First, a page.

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Author Topic: All mode receiver ?  (Read 641 times)
AA9KG
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« on: December 04, 2017, 07:06:31 PM »

I am trying to get into working FO29 and AO7 and already own a yaesu 857d. I want to be full duplex and don't think I really need a full transceiver.  Maybe something like the icom r7000 or something like that?  I am very new to working the birds but quickly found out how hard it is to work ssb or cw when you can't spot yourself.
Any/all help would be appreciated.
Brian. AA9KG
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WD9EWK
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« Reply #1 on: December 04, 2017, 07:46:47 PM »

I am trying to get into working FO29 and AO7 and already own a yaesu 857d. I want to be full duplex and don't think I really need a full transceiver.  Maybe something like the icom r7000 or something like that?  I am very new to working the birds but quickly found out how hard it is to work ssb or cw when you can't spot yourself.
Any/all help would be appreciated.
Brian. AA9KG

For FO-29, your 857 could do what an 817 does in this old AMSAT Journal article:

http://www.amsat.org/wordpress/wp-content/uploads/2014/01/FT817-Arrow-SSB_Satellites-200501.pdf

There are videos on YouTube showing this technique in action with FO-29. I have a couple on my YouTube channel:

https://youtube.com/watch?v=iy-G6rD_xl4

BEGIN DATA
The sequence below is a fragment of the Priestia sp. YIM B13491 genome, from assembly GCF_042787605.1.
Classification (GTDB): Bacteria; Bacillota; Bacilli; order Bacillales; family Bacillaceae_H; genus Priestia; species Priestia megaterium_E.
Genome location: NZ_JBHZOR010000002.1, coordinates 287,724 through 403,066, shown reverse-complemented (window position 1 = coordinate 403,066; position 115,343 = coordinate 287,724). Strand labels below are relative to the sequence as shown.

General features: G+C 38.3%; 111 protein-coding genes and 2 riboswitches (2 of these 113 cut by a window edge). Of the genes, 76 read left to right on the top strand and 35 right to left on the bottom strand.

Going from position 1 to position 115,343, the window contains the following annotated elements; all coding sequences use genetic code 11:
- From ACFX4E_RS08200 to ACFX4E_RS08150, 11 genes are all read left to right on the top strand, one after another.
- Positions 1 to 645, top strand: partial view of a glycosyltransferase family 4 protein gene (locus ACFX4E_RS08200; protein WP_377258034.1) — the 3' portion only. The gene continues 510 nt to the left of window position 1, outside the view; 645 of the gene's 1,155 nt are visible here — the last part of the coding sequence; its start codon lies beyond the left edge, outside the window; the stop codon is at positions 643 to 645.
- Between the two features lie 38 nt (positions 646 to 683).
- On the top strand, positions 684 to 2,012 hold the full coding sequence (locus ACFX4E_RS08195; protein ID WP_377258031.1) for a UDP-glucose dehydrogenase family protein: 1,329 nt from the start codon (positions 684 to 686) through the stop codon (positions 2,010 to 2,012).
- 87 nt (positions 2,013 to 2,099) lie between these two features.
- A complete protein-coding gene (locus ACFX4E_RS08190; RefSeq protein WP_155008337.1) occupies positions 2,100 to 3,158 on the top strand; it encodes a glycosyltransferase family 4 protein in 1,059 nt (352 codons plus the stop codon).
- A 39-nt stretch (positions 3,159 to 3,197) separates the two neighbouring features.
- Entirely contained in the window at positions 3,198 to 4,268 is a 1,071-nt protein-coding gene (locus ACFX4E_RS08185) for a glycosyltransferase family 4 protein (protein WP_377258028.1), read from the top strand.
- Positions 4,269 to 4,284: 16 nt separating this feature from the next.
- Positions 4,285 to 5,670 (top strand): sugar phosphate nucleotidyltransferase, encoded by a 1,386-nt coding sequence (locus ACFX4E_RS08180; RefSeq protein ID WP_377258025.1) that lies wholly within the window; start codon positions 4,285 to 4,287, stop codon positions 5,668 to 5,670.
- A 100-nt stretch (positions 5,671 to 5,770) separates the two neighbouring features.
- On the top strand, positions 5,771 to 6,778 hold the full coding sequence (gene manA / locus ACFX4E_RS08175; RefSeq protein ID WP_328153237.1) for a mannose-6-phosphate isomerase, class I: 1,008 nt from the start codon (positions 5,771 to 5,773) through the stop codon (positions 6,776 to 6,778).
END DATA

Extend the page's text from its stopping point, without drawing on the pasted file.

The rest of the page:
https://youtube.com/watch?v=QRrtYiXLq28

and one done by a friend earlier this year at the Palm Springs hamfest:

https://youtube.com/watch?v=Tqx7Beibi7M

An 817 with fried finals could serve as a downlink receiver. The all-mode receiver in the TH-D74 does well. In the past, I used an AOR AR8200 handheld wide-band receiver. Or go SDR with something like a FUNcube Dongle Pro+ or SDRplay (any model) with software on a laptop or some tablets. I wrote articles about using an SDR receiver with a Windows tablet for the publications of AMSAT and AMSAT-UK. Those can be found in the Articles folder at http://dropbox.wd9ewk.net/ (the articles reference Windows 8.1, but also apply to Windows 10).

The TH-F6A had an all-mode receiver that could be used. A drawback with this is the wide front-end of the all-mode receiver in this HT. Strong signals coming through the transponder a few kHz off your downlink frequency can make reception tough. The TH-D74's all-mode receiver more than rectifies the shortcomings in the TH-F6A's all-mode receiver.